The pandemic removed and justified my fear of air travel by the simple expedient of making it well-nigh impossible to fly anywhere safely.  Now all that remains is my fear of landing.

The first flight I ever took was a joyride around Blackpool Tower in England when I was a schoolboy.  The plane had propellers and the experience left me feeling somewhat queasy, or perhaps it was the stick of rock I had consumed before take-off.  However did they get the word ‘Blackpool’ printed throughout a sweetmeat?

In later life, my expatriate existence often saw me perched precariously on an airborne bucket seat bound for destinations I never really wanted to visit.  Dropping into rainy Dacca to refuel, the pilot warned of potholes on the tarmac, thereby adding fear of landing to my fear of flying.  Eerily, that was one destination where no one got off or boarded.  A teeth-rattling pit stop.

In old Hong Kong, planes came down in the middle of the city, so close to high-rise buildings that they helped to dry the washing hanging out on pulleys.  In those days Kai Tak Airport was described officially as “technically demanding” for pilots.  It featured an exciting runway that ran out at the water’s edge and it was interesting, as certain death approached, waiting to see if the pilot remembered which pedal was the footbrake.  When Alan Whicker confessed he always shut his eyes when landing in Hong Kong, the pilot said, “So do I.”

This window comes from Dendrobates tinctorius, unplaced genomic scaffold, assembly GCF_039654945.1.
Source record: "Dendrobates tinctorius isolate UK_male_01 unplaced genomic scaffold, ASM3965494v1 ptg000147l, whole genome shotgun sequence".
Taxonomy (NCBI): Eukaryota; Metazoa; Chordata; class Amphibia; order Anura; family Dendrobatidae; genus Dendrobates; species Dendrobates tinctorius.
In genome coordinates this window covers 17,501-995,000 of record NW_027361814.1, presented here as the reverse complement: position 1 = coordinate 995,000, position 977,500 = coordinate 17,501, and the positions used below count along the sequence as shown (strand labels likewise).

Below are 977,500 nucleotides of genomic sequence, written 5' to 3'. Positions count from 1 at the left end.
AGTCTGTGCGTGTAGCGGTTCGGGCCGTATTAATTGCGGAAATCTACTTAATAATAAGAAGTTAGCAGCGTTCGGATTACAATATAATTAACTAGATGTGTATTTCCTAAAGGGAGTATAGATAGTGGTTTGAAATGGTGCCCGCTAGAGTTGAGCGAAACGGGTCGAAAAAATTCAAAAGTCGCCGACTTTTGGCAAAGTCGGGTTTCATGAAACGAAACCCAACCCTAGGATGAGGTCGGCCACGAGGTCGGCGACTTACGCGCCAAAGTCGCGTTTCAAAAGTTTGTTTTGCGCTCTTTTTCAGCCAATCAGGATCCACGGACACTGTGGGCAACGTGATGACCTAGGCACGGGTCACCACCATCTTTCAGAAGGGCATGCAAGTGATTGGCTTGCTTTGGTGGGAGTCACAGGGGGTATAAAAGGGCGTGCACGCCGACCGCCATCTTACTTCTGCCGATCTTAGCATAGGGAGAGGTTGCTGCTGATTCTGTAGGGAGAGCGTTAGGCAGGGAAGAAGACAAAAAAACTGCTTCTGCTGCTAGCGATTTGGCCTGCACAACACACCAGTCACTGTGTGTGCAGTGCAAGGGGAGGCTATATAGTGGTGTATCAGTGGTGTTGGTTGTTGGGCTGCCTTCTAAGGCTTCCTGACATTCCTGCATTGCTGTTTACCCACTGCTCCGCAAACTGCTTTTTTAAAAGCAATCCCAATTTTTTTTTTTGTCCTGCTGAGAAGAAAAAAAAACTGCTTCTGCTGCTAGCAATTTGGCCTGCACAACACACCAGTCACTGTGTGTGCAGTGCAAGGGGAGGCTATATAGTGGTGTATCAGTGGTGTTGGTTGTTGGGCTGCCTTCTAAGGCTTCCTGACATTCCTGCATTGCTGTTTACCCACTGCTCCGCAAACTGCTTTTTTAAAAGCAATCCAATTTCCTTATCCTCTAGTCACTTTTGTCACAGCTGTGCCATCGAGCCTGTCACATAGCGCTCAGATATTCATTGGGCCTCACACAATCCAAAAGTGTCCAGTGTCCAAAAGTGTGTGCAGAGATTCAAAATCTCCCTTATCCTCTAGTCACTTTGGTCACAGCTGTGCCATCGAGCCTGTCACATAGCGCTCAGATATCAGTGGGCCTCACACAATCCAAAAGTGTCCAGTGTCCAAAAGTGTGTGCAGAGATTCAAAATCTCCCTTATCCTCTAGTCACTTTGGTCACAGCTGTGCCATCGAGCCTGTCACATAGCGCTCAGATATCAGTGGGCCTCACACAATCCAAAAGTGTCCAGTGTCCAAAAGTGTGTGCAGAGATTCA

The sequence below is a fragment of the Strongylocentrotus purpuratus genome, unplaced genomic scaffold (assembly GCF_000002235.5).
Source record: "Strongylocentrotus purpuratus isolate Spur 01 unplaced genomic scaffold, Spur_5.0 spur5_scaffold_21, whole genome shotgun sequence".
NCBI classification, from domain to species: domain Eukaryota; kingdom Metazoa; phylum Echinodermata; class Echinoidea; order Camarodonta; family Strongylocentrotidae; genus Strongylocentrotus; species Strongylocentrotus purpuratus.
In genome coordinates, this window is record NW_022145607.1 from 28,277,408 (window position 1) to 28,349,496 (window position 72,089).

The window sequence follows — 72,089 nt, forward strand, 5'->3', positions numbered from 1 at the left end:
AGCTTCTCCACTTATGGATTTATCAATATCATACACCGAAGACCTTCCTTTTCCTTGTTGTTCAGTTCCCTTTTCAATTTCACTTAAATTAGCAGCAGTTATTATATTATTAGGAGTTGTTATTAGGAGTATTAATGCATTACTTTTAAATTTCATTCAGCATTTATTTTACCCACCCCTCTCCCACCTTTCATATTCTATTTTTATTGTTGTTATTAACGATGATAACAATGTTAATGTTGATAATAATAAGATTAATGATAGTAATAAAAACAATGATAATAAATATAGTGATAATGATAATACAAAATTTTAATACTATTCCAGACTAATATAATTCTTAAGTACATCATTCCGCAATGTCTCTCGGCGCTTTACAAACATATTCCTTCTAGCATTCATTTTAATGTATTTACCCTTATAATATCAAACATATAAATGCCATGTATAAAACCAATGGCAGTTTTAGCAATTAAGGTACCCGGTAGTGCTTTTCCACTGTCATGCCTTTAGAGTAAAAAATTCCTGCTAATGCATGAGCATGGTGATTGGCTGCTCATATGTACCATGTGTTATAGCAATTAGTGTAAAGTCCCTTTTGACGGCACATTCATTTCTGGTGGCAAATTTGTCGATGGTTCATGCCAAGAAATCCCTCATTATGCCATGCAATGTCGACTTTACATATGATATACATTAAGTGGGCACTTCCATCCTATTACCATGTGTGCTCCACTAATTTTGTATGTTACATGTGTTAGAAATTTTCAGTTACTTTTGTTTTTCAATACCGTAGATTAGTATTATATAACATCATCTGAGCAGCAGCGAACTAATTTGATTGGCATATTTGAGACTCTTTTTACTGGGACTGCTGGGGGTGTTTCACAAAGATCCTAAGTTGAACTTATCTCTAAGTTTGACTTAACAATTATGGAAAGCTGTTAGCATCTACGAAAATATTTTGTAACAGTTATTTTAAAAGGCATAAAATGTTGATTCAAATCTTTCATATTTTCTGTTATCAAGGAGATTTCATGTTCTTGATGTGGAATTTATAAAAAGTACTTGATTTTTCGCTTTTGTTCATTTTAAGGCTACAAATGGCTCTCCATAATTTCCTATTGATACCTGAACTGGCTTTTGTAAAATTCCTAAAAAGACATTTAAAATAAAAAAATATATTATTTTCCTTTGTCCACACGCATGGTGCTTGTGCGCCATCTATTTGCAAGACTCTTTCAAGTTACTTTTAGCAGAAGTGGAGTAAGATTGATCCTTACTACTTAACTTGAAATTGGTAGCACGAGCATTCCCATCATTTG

All of us are accustomed to delayed flights, of course, for which a blameless member of the ground staff always has to apologise: “The pilot was worried by a noise in the engine and it took us a while to find a new pilot.”

My last sortie abroad involved an interview in London and I flew from Dundee in Scotland to London City Airport, a bit reminiscent of coming in to land in the centre of Hong Kong, which was where I was headed if I got the job.

The propellers at Dundee made me think of that first jaunt in Blackpool and I felt I had come full circle.  Nowadays I am strictly an armchair traveller, flying by the seat of my pants.  My head may still be in the clouds but both my feet are firmly on the ground, which is where I plan to stay, my days as a hedge-hopping Scotsman now long gone.

Meanwhile, I wish you blue skies and soft landings.  I’d steer clear of Dacca, though, if I were you, unless you can find a bus to take you.  And as for the words in a stick of rock, don’t even go there.